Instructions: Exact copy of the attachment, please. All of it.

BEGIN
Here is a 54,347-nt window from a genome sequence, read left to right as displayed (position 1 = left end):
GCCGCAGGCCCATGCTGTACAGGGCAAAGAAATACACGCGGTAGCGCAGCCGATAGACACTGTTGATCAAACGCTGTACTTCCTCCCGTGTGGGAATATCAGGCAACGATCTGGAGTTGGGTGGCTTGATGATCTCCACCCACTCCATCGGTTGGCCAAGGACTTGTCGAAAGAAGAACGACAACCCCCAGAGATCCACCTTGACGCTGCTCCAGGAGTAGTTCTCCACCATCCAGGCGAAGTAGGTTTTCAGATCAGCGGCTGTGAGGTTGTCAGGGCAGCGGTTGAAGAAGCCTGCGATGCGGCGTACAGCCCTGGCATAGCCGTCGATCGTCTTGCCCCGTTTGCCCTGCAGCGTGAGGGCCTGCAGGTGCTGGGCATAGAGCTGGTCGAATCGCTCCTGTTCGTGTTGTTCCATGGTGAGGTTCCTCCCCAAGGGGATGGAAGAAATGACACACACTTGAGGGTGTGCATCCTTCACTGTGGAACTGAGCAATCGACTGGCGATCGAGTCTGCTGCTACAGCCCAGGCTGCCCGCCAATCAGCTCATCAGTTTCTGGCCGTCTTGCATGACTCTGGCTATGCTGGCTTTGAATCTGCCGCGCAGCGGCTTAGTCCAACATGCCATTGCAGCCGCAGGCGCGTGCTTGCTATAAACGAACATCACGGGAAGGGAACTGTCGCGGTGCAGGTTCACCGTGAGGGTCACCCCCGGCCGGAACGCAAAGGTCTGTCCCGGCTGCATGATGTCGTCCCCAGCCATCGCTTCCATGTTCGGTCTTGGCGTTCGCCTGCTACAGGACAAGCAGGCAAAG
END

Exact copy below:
Here is a 54,347-nt window from a genome sequence, read left to right as displayed (position 1 = left end):
GCCGCAGGCCCATGCTGTACAGGGCAAAGAAATACACGCGGTAGCGCAGCCGATAGACACTGTTGATCAAACGCTGTACTTCCTCCCGTGTGGGAATATCAGGCAACGATCTGGAGTTGGGTGGCTTGATGATCTCCACCCACTCCATCGGTTGGCCAAGGACTTGTCGAAAGAAGAACGACAACCCCCAGAGATCCACCTTGACGCTGCTCCAGGAGTAGTTCTCCACCATCCAGGCGAAGTAGGTTTTCAGATCAGCGGCTGTGAGGTTGTCAGGGCAGCGGTTGAAGAAGCCTGCGATGCGGCGTACAGCCCTGGCATAGCCGTCGATCGTCTTGCCCCGTTTGCCCTGCAGCGTGAGGGCCTGCAGGTGCTGGGCATAGAGCTGGTCGAATCGCTCCTGTTCGTGTTGTTCCATGGTGAGGTTCCTCCCCAAGGGGATGGAAGAAATGACACACACTTGAGGGTGTGCATCCTTCACTGTGGAACTGAGCAATCGACTGGCGATCGAGTCTGCTGCTACAGCCCAGGCTGCCCGCCAATCAGCTCATCAGTTTCTGGCCGTCTTGCATGACTCTGGCTATGCTGGCTTTGAATCTGCCGCGCAGCGGCTTAGTCCAACATGCCATTGCAGCCGCAGGCGCGTGCTTGCTATAAACGAACATCACGGGAAGGGAACTGTCGCGGTGCAGGTTCACCGTGAGGGTCACCCCCGGCCGGAACGCAAAGGTCTGTCCCGGCTGCATGATGTCGTCCCCAGCCATCGCTTCCATGTTCGGTCTTGGCGTTCGCCTGCTACAGGACAAGCAGGCAAAG